Questions to ask at an Employment Interview.


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Last Revised April 2, 2001

You probably won't wish to ask all of these questions, but you should look over the list and try to determine which ones are most important to you. Try to start with positive comments and ask the harder questions later in the discussion.

General Environment

What is the cost of living in this area? What is the typical rent for an apartment?
Ask the people you talk to how far away they live from the plant.
What are the parking arrangements at the job site?
What does the neighborhood look like around the plant? How safe is the area where you will be working?
Will you have access to the WWW and the internet at your workspace?
Will you be able to access the company computer from your home or apartment?
Does the company have an in-house training program? What types of course are available and how often are they taught?
Does the company encourage you to present papers at national meetings? Will they provide all or part of the cost for you to attend a national meeting at least once a year?
If you decide to work on a graduate degree, is it possible to arrange to do work on your job that could be used as the basis for the research for your degree?
Do most of the people socialize with their co-workers or will you have to find a social life on your own?
Many companies allow for flex time, that is, as long as you work the required number of hours, you have some control over the times that you arrive for work and leave for home. If this would be helpful to you, ask about it now.
If drug testing is an important concern for you, be sure to ask about this.


How often do you get paid? When is your first paycheck? Does the company provide a loan fund to help you pay your bills until the first paycheck arrives? Is the first check for a full month or a partial month?
Are there opportunities for promotion?
How many hours a week do people normally work? (Remember that salaried workers may not receive extra pay for overtime.)
Has the company been involved in a merger or takeover recently? If so, ask what impact this has had on the local plant.
What fringe benefits are available? How is the health insurance? What about retirement benefits?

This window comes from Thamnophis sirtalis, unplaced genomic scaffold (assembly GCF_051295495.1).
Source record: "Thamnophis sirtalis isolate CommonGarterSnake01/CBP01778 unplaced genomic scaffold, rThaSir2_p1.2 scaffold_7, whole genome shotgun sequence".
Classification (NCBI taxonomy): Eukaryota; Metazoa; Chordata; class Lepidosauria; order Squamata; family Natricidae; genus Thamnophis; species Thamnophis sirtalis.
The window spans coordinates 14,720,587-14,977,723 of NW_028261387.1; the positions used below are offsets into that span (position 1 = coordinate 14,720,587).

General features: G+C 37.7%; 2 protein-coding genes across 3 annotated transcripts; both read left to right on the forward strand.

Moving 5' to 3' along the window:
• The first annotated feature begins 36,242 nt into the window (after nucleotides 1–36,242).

What about coverage for dental care, medicine, and optical care?
Check on benefits that may not be important to you yet, like day care, exercise areas, counseling, etc.
Will the company pay for you to take graduate courses?


Will the company provide moving expenses?
Can the company provide any help with finding an apartment? Do they recommend a particular rental agency that works with the company?
Are there any other recent hires who may be looking for a roommate?
Just in case you decide to stay more than a couple of years, you should check on the average cost for a house.

As you go around the labs and offices, watch for the following.

What type of work will you be doing? Does it look interesting to you?
During your visit, you will probably have an opportunity to talk to the person who will be your boss and also to some of the people from the group where you will be working. Do you think that you would enjoy working with these people?
When you talk to people on the job, ask how long they have worked here. A large proportion of new hires may mean the company is expanding rapidly or it may mean that there is some reason that the experienced people are leaving (or being fired).
Does the equipment seem new and modern? (Remember to include computers!) If you have a chance, look on the computers to see if they have up-to-date versions of common software.
As you tour the plant and talk to people, try to develop some impression of whether the company is in financial trouble or has an expanding business. The fact that simple house-keeping, like sweeping the floors, has been ignored can be a reflection of more fundamental problems.
Is equipment shared among groups? Will you have access to what you need?
Does the company have an active safety program? Do you see people working without safety glasses and/or gloves? For a chemical company, MSDS sheets should be readily available. If you don't see them on your lab tour, ask where the information is provided.
How many women and minorities do you see (aside from those who are directly involved in the interview)?
What types of support staff are available? i.e. glass blowers, electronics shop, machine shop, computer manager, graphics person, etc.?

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